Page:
September 17, 2016
Scranton Defendants Sometimes Face Mandatory Minimums
Mandatory minimum sentences are common, especially for certain federal drug crimes, in part because of political pressure to be tough on crime. Unfortunately, in many situations where mandatory minimum sentences exist, problems arise and defendants end up being unfairly punished with a criminal sentence that is harsher than they deserve. Whenever a defendant is charged with a crime that carries a potential mandatory minimum sentence, it becomes especially important for the defendant to develop the most effective possible criminal defense strategy.
Mandatory minimum sentences mean that if a defendant has been convicted of a particular offense, that offense specifies the minimum severity of a sentence. Instead of a judge having the discretion to consider all of the facts and the specifics of the scenario, the judge simply has to be impose at least the minimum prison sentence required for the offense.
NPR recently reported on the debate over the use of mandatory minimums, which has received new attention in the aftermath of a sexual assault case that garnered worldwide attention. The defendant found guilty of the assault had been accused of engaging in inappropriate sexual behavior with an intoxicated and unconscious woman behind a dumpster after a fraternity party. Although he was convicted by a jury and prosecutors were asking for years of jail time, the judge sentenced the young man only to six months imprisonment. He was out of jail in three months.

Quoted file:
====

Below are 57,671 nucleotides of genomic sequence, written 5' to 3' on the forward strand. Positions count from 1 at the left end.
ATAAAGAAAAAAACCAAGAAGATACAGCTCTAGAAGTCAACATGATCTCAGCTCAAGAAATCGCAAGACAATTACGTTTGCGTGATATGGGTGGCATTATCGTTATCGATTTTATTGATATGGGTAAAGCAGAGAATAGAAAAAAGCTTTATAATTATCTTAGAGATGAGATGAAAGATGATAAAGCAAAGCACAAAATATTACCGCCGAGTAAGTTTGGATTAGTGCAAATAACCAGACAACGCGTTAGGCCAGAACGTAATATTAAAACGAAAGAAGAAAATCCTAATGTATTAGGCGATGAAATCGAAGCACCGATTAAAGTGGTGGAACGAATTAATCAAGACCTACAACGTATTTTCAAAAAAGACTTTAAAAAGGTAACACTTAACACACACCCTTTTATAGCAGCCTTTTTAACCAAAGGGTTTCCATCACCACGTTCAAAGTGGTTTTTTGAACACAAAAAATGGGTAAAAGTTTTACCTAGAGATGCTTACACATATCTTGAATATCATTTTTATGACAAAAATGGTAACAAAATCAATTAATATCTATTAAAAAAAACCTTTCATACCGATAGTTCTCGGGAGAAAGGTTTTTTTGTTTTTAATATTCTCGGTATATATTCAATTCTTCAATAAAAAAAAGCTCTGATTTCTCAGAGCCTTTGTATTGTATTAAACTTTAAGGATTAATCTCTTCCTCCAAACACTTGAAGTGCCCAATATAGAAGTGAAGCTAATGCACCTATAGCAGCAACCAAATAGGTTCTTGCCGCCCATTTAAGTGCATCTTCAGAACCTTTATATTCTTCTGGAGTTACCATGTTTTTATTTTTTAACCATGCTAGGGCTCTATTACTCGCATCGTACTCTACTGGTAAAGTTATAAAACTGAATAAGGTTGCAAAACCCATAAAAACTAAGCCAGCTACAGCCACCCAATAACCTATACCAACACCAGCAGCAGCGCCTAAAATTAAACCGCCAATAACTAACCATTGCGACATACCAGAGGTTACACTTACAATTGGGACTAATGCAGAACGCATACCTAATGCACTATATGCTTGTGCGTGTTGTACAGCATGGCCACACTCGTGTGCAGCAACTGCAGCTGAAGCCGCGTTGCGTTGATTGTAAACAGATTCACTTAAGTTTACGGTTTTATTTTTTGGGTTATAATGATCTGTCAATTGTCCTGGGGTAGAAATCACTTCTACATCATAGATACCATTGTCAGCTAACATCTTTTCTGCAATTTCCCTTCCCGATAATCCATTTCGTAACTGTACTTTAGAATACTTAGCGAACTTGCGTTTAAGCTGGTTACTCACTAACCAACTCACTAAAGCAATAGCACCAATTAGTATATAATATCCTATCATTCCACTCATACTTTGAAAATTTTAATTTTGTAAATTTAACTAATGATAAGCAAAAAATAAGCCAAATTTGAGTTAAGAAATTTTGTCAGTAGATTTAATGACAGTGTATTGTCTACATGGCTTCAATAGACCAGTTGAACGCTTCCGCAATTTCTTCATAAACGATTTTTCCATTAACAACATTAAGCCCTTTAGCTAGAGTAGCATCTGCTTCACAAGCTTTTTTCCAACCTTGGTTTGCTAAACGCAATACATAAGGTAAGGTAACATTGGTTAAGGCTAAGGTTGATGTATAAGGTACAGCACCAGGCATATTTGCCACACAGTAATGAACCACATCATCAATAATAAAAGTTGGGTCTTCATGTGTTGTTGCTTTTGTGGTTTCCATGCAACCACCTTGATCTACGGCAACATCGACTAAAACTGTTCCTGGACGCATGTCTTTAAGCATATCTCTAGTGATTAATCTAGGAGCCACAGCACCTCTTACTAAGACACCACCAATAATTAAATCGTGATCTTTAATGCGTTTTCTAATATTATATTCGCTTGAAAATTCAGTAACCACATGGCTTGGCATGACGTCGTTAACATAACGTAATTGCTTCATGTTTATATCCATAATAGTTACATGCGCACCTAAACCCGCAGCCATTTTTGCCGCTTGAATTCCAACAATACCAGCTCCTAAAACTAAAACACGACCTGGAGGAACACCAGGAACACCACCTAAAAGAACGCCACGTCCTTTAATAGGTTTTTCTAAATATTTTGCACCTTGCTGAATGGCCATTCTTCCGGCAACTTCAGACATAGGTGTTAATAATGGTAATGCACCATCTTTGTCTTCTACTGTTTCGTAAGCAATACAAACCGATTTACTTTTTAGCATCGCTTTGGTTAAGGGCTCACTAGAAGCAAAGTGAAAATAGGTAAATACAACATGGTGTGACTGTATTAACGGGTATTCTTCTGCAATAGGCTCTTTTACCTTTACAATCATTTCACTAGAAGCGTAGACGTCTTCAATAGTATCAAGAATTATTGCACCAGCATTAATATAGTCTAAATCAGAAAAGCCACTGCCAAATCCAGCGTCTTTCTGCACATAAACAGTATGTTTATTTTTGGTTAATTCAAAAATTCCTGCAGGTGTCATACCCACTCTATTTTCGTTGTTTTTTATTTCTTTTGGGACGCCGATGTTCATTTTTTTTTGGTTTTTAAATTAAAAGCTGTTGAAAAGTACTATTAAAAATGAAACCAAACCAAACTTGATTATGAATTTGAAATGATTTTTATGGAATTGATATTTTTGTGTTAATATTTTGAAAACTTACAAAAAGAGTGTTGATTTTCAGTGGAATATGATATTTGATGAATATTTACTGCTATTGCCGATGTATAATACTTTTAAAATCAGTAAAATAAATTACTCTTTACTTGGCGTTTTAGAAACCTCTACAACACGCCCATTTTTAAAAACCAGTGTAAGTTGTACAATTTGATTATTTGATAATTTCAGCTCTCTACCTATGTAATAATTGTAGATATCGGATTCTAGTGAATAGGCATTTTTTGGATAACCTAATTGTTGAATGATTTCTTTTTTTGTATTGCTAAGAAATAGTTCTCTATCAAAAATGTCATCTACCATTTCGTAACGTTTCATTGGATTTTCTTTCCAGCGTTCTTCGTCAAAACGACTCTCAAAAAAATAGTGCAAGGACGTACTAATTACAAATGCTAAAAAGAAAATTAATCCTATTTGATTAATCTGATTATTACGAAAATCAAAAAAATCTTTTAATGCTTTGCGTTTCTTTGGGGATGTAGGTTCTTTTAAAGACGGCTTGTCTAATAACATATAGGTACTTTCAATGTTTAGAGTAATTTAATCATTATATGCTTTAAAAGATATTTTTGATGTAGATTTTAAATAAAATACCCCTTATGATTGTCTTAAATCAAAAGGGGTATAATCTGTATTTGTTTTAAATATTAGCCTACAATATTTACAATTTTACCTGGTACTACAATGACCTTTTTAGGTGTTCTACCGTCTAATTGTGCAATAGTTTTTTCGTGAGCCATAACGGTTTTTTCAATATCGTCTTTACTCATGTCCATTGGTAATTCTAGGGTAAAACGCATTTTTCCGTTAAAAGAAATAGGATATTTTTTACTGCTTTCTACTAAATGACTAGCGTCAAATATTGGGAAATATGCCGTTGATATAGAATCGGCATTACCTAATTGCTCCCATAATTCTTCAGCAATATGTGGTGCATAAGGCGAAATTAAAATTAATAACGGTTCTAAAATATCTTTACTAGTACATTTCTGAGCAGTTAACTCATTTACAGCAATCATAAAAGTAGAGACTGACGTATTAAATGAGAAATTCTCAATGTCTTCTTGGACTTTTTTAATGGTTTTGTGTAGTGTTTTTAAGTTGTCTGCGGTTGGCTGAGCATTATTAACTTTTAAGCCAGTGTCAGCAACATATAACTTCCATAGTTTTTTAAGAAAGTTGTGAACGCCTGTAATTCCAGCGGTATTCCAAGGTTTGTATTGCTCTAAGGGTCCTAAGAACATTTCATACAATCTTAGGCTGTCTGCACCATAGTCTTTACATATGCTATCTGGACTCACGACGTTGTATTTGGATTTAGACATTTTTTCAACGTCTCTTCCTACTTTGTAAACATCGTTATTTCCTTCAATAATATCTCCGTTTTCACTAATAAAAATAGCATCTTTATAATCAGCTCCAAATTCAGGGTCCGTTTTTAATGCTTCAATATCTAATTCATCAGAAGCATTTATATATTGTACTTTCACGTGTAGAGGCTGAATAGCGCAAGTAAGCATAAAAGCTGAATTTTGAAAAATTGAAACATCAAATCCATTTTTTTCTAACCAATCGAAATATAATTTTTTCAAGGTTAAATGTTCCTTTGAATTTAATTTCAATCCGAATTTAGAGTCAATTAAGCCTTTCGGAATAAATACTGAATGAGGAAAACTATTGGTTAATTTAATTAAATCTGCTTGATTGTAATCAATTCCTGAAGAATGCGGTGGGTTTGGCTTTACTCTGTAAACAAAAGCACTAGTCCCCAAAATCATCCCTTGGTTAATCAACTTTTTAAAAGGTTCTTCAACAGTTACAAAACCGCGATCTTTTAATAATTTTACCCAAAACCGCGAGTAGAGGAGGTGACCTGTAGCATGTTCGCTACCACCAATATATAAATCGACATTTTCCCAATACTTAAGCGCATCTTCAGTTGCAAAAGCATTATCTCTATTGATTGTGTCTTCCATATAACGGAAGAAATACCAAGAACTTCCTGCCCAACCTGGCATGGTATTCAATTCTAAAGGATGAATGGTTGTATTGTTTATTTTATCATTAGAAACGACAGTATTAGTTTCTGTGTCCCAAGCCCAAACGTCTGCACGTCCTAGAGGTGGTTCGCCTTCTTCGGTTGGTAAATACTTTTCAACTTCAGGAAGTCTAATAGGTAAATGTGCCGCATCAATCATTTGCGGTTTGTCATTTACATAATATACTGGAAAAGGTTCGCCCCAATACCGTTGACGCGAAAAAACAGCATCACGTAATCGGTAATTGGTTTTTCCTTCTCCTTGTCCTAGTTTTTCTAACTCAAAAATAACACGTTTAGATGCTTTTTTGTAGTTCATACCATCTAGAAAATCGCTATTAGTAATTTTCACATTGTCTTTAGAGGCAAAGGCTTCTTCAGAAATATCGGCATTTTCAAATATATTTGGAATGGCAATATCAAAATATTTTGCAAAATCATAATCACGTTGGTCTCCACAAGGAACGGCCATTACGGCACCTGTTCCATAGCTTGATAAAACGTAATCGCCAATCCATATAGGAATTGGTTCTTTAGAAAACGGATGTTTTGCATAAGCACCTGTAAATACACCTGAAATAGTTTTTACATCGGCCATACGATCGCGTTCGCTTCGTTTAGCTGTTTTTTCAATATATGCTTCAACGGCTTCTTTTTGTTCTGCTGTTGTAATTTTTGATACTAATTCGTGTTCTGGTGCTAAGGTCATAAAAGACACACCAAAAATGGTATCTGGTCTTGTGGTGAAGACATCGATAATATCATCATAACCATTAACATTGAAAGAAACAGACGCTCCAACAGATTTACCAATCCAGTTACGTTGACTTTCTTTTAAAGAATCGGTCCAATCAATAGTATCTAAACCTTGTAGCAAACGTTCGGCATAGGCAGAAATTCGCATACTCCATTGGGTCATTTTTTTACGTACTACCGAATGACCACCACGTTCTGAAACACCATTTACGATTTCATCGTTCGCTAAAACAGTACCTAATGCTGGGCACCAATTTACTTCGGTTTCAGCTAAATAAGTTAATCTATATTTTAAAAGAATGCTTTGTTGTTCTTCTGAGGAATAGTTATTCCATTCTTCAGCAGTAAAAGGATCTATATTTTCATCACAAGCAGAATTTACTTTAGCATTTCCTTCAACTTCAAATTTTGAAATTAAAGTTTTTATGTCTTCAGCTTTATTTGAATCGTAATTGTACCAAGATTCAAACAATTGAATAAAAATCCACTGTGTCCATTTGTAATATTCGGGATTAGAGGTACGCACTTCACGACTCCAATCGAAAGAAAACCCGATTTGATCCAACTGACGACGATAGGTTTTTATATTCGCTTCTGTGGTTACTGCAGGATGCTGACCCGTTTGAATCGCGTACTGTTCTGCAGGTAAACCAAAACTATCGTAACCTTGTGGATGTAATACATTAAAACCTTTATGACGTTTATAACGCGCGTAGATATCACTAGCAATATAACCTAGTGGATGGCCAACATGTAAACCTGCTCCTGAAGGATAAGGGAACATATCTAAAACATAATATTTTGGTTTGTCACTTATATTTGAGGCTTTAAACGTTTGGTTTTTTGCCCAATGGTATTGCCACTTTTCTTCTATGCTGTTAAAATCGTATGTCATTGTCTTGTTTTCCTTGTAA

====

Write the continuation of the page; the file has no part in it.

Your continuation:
The case raised a public outcry, especially as the judge had gone to the same elite college as the defendant and as the defendant had gotten a lot of press for his swimming abilities, as he was a star athlete. In addition to efforts to recall the judge for imposing such a light sentence, some are arguing mandatory minimums should be expanded so people like this defendant could not escape with a light sentence for actions deemed as serious.
The problem is, public opinion of a situation should not be the deciding factor in a person’s sentence, and laws should not be made in response to emotional reactions to one judge’s decision which some people view as problematic. Mandatory minimums expanded to more crimes would mean less flexibility when a judge needs it to impose an appropriate sentence, and increased opportunity for prosecutors to try to coerce defendants to enter into plea deals because they are frightened of facing a lengthy minimum sentence if they happen to be convicted.
Adding mandatory minimums to U.S. penal codes has not worked out well in the past, as there is strong evidence that mandatory minimum sentencing his greatly contributed to the over-incarceration problem in the United States. Clearly, passing more bad laws which would subject defendants to mandatory minimums in more situations is likely to only make the criminal justice system less fair. Instead, each case should be judged on its merits and defendants should have the opportunity to argue that mitigating circumstances should justify a lesser penalty, even in the event a conviction happens.